The bioinformatics competencies that NIBLSE recommends as essential for undergraduate life sciences students are listed below. The competencies are informed by the results of the national NIBLSE survey, analysis of ninety syllabi with bioinformatics content, and the cumulative expertise and experience of the authors. Following each competency is a list of three representative examples illustrating the competency.
A publication describing these core competencies was recently published in PLOS ONE.
C1. Explain the role of computation and data mining in addressing hypothesis-driven and hypothesis-generating questions within the life sciences. Life sciences students should have a clear understanding of the role computing and data mining play in modern biology. Given a traditional hypothesis-driven research question, students should have ideas about what types of data and software exist that could help them answer the question quickly and efficiently. They should also appreciate that mining large datasets can generate novel hypotheses to be tested in the lab or field.
C2. Summarize key computational concepts, such as algorithms and relational databases, and their applications in the life sciences. To make use of sophisticated software and database tools, students should have a basic understanding of the principles upon which these tools are based and should be exposed to how these tools work.
C3. Apply statistical concepts used in bioinformatics. In addition to the basic statistics found in many biology curricula, modern life scientists should have an understanding of the statistics of large datasets and multiple comparisons.
C4. Use bioinformatics tools to examine complex biological problems in evolution, information flow, and other important areas of biology. This competency is written broadly so as to encompass a variety of problems that can be addressed using bioinformatics tools, such as understanding the evolutionary underpinnings of sequence comparison and homology detection; distinguishing between genomic sequences, RNA sequences, and protein sequences; and
23 interpreting phylogenetic trees. “Complex” biological problems require that students should be able to work through a problem with multiple steps, not just perform isolated tasks.
C5. Find, retrieve, and organize various types of biological data. Given the numerous and varied datasets currently being generated from all of the ‘omics fields, students should develop the facility to: identify appropriate data repositories; navigate and retrieve data from these databases; and organize data relevant to their area of study in flat files or small local stand-alone databases.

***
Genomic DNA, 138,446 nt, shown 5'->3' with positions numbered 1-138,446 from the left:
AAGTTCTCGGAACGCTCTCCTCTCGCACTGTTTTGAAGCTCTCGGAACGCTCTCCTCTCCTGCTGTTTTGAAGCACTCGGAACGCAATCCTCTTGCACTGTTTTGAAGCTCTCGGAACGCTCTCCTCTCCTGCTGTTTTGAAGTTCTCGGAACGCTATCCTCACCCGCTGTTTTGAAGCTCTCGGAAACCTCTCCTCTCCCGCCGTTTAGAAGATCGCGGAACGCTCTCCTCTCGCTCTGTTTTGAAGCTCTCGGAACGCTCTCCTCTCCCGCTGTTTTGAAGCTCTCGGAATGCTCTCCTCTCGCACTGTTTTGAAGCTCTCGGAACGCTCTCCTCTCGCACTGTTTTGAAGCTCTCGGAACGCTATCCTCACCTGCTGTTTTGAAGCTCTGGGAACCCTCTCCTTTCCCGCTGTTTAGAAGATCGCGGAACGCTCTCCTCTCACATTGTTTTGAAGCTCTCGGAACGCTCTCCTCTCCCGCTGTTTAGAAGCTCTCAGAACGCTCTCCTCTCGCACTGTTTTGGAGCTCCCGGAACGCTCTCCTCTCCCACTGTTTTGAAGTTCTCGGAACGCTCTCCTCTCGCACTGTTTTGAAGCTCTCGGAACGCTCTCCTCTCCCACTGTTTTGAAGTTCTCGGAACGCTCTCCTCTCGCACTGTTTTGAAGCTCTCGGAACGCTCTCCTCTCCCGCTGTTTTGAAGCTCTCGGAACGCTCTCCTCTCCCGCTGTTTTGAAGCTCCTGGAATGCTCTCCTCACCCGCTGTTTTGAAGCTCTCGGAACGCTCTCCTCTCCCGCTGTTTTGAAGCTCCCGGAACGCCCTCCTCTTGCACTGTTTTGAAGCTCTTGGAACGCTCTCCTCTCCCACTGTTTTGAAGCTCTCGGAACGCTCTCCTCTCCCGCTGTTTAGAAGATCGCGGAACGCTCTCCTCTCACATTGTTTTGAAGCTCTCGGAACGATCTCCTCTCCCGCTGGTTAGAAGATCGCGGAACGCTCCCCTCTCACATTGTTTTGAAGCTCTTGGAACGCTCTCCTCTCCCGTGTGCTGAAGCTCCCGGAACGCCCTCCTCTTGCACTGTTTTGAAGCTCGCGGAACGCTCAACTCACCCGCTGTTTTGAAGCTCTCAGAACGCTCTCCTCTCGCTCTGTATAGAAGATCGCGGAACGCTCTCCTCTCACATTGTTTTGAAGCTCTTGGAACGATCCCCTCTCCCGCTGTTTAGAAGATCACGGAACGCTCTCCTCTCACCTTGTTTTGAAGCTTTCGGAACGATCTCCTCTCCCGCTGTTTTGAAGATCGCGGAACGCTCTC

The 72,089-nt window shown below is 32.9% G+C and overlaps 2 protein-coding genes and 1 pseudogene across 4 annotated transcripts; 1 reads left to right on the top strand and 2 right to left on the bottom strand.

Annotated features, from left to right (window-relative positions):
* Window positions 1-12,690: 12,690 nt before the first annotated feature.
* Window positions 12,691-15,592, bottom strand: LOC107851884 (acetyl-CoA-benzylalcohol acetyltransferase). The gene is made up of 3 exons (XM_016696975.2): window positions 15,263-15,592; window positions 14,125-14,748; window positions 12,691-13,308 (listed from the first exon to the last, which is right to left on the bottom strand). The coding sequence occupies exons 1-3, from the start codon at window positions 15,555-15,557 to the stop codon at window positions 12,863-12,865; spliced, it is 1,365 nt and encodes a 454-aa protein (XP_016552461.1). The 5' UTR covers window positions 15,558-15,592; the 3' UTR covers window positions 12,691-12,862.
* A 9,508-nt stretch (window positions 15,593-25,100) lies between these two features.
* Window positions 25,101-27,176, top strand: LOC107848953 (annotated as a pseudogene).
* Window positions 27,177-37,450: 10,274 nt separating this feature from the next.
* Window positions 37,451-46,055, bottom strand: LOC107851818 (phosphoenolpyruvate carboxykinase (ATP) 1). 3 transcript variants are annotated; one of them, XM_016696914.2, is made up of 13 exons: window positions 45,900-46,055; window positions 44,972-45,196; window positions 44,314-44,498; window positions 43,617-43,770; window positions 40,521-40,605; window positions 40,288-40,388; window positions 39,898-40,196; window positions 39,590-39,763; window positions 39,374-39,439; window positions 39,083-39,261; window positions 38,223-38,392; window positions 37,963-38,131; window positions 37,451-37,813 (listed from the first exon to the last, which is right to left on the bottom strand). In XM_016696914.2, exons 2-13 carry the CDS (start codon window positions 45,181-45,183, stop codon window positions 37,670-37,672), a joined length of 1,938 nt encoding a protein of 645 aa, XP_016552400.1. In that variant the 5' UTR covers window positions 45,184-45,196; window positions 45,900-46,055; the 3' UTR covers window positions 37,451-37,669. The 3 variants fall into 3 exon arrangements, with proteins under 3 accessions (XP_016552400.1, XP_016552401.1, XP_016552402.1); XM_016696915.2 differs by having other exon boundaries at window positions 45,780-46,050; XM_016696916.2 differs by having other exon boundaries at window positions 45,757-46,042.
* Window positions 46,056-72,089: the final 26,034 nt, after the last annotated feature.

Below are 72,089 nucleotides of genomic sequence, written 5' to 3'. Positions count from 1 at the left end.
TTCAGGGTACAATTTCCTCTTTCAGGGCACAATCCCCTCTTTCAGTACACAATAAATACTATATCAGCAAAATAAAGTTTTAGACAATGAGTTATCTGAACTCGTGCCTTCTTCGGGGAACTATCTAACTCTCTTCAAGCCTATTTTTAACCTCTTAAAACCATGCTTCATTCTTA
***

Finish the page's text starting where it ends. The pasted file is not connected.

C6. Explore and/or model biological interactions, networks and data integration using bioinformatics. Modeling of biological systems at all levels, from cellular to ecological, is being facilitated by technological and algorithmic advances. These models provide novel insights into the perturbations in systems that can cause disease, interactions of microbes with various eukaryotic systems, how metabolic networks respond to environmental stresses, etc. Students should be familiar with the techniques used to generate these analyses and should be able to interpret the outputs and use the data to generate novel hypotheses.
C7. Use command-line bioinformatics tools and write simple computer scripts: Most biological datasets (e.g., genomic and proteomic sequences, BLAST results, RNASeq and resulting differential expression data) are available as text files; the most powerful and dynamic way to interact with these datasets is through the command line or shell scripting. Students should be able to manipulate their own data and to create and modify complex data processing and analysis workflows.
C8. Describe and manage biological data types, structure, and reproducibility. This competency addresses two distinct concerns: 1) each of the varied ‘omics fields produces data in formats particular to its needs, and these formats evolve with changes in technologies and refinements in 24 downstream software; and 2) all experimental data is subject to error and the user must be cognizant of the need to verify the reproducibility of their data. Students need to develop an awareness of, and ability to, manipulate different data types given the versioning of formats. They also need to exercise caution, to carry out appropriate statistical analyses on their data as part of normal operating procedures and report the uncertainty of their results, and to provide the relevant information to enable reproduction of their results.
C9. Interpret the ethical, legal, medical, and social implications of biological data. The increasing scale and penetration of human genetic and genomic data has greatly enhanced our ability to identify disease-related loci, druggable targets, etc. and to identify potential genes for replacement with developing techniques. However, with this information also comes many ethical, legal, and social questions; suggested resolutions are often outpaced by the technological advances. As part of their scientific training, students should debate the medicinal, societal, and ethical implications of these information sets and techniques.